A tip for teachers: Some educator expenses may be tax deductible Internal Revenue Service

Some of the offers on this page may not be available through our website. You will be asked about these expenses during the eFile.com tax interview and we will help you report them on the proper form(s) – you don’t have to worry about exactly where to enter these deductions, we will do it for you! The above positions can be at a public, private, or religious school. The Educator Expense Deduction cannot be taken by homeschooling parents or post-secondary (college) educators. Be sure to visit our Tax Guide for College Students and find out about student forms that can be filed for free.

This is the first time the annual limit has increased since the special educator expense deduction was enacted in 2002. This means for people currently filing their 2021 tax returns due in April, the deduction is limited to $250. The limit will rise in $50 increments in future years based on inflation adjustments.

  1. Tax season can serve as an unwelcome reminder to teachers that they don’t earn as much as they would like to, a problem exacerbated in recent years by continuous increases in the cost of living and relatively flat salaries.
  2. The Educator Expense Deduction allows teachers and certain academic administrators to deduct a portion of the costs of technology, supplies, and certain training.
  3. Our knowledgeable tax pros are experts in uncovering all the credits and deductions available to you.
  4. Answer simple questions and TurboTax Free Edition takes care of the rest.

If you’re an eligible educator, you can deduct up to $300 ($600 if married filing jointly and both spouses are eligible educators, but not more than $300 each) of unreimbursed trade or business expenses. For courses in health or physical education, the expenses for supplies must be for athletic supplies. Qualified expenses also include the amounts for personal protective equipment, disinfectant, and other supplies used for the prevention of the spread of coronavirus. This deduction is for expenses paid or incurred during the tax year. You claim the deduction on Form 1040, Form 1040-SR, or Form 1040-NR (attach Schedule 1 (Form 1040)PDF).

This deduction allows eligible educators to deduct unreimbursed expenses related to education. Qualified expenses include books and supplies used in the classroom and any technology or software necessary to teach students. Teachers spend an average of $750 of their own money each year for school supplies and classroom materials, according to AdoptAClassroom.org. If you’re a qualified K-12 educator, you may be eligible to deduct classroom or professional development expenses on your federal tax return. For the 2022 tax year, the educator expense deduction is increasing for the first time since 2008. It lets you deduct up to $300 of qualifying expenses, up from $250 in prior years.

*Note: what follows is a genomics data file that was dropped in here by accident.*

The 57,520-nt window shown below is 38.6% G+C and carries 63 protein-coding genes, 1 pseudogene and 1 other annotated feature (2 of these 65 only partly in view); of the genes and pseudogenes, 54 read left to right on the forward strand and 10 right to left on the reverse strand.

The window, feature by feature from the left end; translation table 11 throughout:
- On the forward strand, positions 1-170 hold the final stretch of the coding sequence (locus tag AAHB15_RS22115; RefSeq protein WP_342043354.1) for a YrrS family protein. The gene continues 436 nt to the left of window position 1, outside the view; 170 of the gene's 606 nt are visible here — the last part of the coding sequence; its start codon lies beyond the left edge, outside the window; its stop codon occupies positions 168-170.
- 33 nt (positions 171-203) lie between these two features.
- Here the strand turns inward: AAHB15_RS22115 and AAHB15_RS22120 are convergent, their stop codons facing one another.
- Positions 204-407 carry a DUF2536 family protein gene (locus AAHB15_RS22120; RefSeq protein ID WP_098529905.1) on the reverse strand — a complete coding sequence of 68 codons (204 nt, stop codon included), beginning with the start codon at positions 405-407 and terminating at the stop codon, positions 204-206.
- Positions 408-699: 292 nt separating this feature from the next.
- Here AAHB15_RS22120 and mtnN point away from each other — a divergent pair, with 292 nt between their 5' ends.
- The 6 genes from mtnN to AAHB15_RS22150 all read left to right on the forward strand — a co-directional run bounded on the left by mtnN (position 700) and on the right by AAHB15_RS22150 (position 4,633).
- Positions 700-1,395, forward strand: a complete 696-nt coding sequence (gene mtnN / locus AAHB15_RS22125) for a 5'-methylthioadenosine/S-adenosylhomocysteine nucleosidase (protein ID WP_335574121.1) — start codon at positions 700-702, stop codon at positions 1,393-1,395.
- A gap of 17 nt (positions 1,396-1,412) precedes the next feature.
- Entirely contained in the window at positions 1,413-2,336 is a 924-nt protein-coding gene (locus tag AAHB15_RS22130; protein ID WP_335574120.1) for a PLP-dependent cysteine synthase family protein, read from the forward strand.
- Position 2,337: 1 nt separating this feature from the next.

That amount goes up to $500 if two qualified educators are married and file a joint return. However, neither spouse can deduct more than $250 of his or her qualified expenses when they file. A teacher can deduct up to $300 in unreimbursed expenses for tax year 2022.

The Educator Expense Deduction

Paula Strozyk, an instructional coach at John Newbery Elementary School in Wenatchee, Wash., has spent $215 on personal protective equipment this year. That includes four masks that are transparent, so her students can see how her mouth moves during phonics instruction, two face shields, one pair of goggles, 20 KN95 masks, and eight washable masks. If your expenses exceed $250, you used to treat the amount over that as unreimbursed employee expenses—if the money spent exceeded 2% of your AGI.

You can’t deduct expenses reimbursed by your school, covered by a grant or another source. For additional information regarding personal credits and any alternative minimum tax (AMT), refer to IRS Publication 17 Your Federal Income Tax. The COVID-19 relief deal gives about $57 billion in direct aid to K-12 schools.

Studies show that nearly 94% of teachers pay for their own classroom supplies. Last year, teachers planned to spend on average about $864 of their own money to support classroom learning. You must subtract from your deduction any tax-advantaged funds, such as from a Coverdell education savings account, that you used to pay for your own schooling or professional development courses. You must be a teacher, aide, instructor, counselor, or principal to qualify for the educator expense deduction, and you must have worked at least 900 hours during the school year in a school that’s certified by your state.